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Modelling and Experiment of Multiphase Turbulent Heat Transfer Analysis in a Liquid-Piston Air Compressor/Expander: Application to Compressed-Air Energy Storage Systems

   Department of Mechanical, Aerospace and Civil Engineering

  Dr Yasser Mahmoudi Larimi, Prof Alexander Lanzon  Monday, November 15, 2021  Funded PhD Project (European/UK Students Only)

Manchester United Kingdom Applied Mathematics Chemical Engineering Energy Technologies Fluid Mechanics Mechanical Engineering Petroleum Engineering Thermodynamics

About the Project


It is expected that the UK will generate about 80% of the required power from renewable sources in order to achieve the target of net zero greenhouse gases by 2050. However, the intermittent nature these renewable sources presents a great challenge in energy generation and load balance maintenance to ensure power network stability and reliability. For instance, during lockdown of COVID-19 pandemic in April-May 2020, the UK’s energy demand hit a record of 20% drop compared to the previous year in 2019, since many large energy consumers were closed and strong wind and solar outputs hit the grid. This has further highlighted the need for electricity storage technologies to balance supply and demand and to cope with the intermittent renewable generation. To achieve a reliable electrical grid, there is an increasing need for grid-scale energy storage, which can be used to mitigate the intermittency of these sources and balance between power generation and demand.

Adiabatic compressed air energy storage (ACAES) is such a technology, which is capable of providing large-scale energy storage. Currently, there are no commercially available A-CAES products on the market, although, there are numerous pilot-scale A-CAES projects in the early stage of experimental study, reflecting the promising role that A-CAES technology can play in future energy system.


This 3.5 years PhD project aims at CFD and experimental analysis of heat transfer enhancement in a micro-scale compressed air energy storage system, with a liquid piston air compressor/expander (LPGC/E-see Figures below). Furthermore, the economic and environmental characteristics of these systems under transient load will be analysed through a combination of thermodynamic, technoeconomic and environmental analyses. This is a cross-disciplinary project between the Department of Department of Mechanical, Aerospace and Civil Engineering (MACE) and Electrical Engineering (EEE) at the University of Manchester. The student will be based in the Department of MACE.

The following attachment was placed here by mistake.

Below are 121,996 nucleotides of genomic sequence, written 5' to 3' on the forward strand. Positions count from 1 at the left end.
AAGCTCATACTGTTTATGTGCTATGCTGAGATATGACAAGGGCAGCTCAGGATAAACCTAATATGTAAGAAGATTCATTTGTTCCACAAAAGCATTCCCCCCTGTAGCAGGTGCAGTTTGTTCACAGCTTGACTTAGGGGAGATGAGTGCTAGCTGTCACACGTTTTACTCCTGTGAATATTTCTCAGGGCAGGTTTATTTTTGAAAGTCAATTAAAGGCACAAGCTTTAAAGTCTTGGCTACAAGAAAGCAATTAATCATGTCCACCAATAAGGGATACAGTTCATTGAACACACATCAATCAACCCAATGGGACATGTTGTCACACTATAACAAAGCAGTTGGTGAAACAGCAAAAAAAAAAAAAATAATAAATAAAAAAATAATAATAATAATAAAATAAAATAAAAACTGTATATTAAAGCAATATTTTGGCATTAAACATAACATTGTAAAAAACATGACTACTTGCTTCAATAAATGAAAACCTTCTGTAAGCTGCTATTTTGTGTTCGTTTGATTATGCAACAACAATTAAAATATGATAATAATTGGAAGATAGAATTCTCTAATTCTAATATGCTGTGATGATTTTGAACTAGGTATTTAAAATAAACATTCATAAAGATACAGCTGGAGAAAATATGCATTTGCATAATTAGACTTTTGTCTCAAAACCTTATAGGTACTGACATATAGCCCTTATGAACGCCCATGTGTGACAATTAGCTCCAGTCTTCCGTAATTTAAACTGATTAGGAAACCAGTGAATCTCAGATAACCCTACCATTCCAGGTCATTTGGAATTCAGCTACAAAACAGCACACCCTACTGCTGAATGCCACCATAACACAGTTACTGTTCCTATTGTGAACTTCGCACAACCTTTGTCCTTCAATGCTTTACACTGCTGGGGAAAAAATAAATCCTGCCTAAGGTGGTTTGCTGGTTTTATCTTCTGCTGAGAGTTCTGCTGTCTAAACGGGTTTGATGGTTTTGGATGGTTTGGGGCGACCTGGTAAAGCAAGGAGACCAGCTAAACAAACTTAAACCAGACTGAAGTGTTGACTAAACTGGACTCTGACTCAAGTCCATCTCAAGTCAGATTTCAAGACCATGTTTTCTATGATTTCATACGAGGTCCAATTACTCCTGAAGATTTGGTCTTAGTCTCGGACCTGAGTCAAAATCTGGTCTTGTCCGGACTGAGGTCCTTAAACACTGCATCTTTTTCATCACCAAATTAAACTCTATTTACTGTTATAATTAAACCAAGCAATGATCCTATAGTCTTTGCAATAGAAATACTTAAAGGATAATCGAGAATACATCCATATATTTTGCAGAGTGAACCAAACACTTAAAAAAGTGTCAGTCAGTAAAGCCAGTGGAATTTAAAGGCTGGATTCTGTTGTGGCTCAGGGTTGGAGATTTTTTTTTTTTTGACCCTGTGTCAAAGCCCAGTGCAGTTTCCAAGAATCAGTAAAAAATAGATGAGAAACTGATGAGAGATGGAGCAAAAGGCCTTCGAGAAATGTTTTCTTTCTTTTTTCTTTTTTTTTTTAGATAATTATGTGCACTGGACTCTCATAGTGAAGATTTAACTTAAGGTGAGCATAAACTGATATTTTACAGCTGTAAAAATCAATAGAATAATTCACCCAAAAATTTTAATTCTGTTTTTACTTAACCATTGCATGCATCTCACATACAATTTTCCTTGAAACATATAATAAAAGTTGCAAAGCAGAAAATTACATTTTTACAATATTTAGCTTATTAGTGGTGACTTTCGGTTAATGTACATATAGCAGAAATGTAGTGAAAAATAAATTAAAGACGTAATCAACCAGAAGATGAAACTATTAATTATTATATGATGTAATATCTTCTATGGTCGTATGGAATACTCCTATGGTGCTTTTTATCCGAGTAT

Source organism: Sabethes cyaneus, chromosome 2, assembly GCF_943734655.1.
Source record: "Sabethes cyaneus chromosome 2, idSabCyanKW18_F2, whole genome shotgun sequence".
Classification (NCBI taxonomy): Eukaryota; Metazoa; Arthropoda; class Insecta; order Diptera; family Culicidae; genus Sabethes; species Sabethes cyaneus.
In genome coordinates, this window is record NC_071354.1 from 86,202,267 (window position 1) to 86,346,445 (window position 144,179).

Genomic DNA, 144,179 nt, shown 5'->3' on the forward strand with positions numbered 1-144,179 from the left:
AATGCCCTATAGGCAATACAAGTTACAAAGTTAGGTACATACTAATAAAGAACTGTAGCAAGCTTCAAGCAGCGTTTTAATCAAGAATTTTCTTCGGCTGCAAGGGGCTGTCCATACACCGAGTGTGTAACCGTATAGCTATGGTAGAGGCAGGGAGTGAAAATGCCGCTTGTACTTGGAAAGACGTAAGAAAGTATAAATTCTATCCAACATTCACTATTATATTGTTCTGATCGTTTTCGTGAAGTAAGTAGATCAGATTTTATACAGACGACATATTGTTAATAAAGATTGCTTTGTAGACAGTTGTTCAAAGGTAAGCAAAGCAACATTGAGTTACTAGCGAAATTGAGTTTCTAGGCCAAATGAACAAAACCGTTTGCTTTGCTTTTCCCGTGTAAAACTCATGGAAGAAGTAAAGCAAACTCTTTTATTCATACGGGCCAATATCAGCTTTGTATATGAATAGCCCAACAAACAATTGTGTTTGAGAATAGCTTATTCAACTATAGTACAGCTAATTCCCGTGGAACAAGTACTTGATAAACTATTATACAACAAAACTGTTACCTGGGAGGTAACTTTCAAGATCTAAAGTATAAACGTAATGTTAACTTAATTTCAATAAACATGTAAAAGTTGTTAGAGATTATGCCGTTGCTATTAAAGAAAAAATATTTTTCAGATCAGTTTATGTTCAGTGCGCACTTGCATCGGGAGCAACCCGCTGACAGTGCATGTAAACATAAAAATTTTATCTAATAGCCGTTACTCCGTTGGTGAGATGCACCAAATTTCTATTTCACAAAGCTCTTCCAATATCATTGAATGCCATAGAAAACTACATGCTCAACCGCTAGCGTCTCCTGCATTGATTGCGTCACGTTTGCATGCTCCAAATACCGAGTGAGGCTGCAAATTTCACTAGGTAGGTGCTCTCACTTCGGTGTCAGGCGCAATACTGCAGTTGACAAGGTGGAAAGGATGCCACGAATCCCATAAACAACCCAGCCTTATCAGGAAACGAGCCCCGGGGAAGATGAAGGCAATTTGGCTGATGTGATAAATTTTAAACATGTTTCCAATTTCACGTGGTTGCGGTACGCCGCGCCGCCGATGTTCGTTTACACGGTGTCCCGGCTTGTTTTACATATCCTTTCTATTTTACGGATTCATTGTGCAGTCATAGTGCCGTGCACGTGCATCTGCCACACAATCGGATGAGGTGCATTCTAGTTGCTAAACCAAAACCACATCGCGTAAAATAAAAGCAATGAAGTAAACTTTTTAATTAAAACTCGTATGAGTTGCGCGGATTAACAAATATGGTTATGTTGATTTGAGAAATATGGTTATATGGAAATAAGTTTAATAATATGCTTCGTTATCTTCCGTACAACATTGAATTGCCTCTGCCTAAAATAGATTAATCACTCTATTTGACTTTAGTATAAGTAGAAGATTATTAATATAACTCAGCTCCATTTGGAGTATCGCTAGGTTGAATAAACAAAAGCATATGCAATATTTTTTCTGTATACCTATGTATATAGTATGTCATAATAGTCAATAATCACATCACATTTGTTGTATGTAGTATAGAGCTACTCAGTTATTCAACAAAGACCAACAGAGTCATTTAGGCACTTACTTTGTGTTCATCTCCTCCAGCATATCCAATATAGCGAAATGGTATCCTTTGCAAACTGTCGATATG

Applicants must have an undergraduate or Master’s degree with a background in Mechanical, Chemical, Aerospace Engineering, Physics, Applied Mathematics, or a related discipline. Applicants with an interest in thermodynamics, experimental heat transfer will be considered. Experience in using CFD software such as Fluent and OpenFoam is an advantage.  

Please contact Dr Mahmoudi Larimi () with any expressions of interest or informal queries regarding the research project. Information about the application process can be found at and the admissions team can be contacted at with any questions about this.

As an equal opportunities employer, we welcome applications from all suitably qualified persons. As the Department is committed to the principles of the Race Equality Charter Mark and Athena SWAN, we would particularly welcome applications from women and the black and minority ethnic (BME) community, who are both currently under-represented at this grade. All appointments will be made on merit.

Funding Notes

Funding is provided by the School of Engineering in support of this PhD. This is a 3.5 year studentship that will to cover tuition fees at the Home rate and provide a tax-free stipend at the standard UKRI rate (£15,609 in the 2021-22 academic session). EU students who hold either settled or pre-settled status under the EU Settlement Scheme and meet the residency requirement to be assessed as liable for Home fees are welcome to apply.

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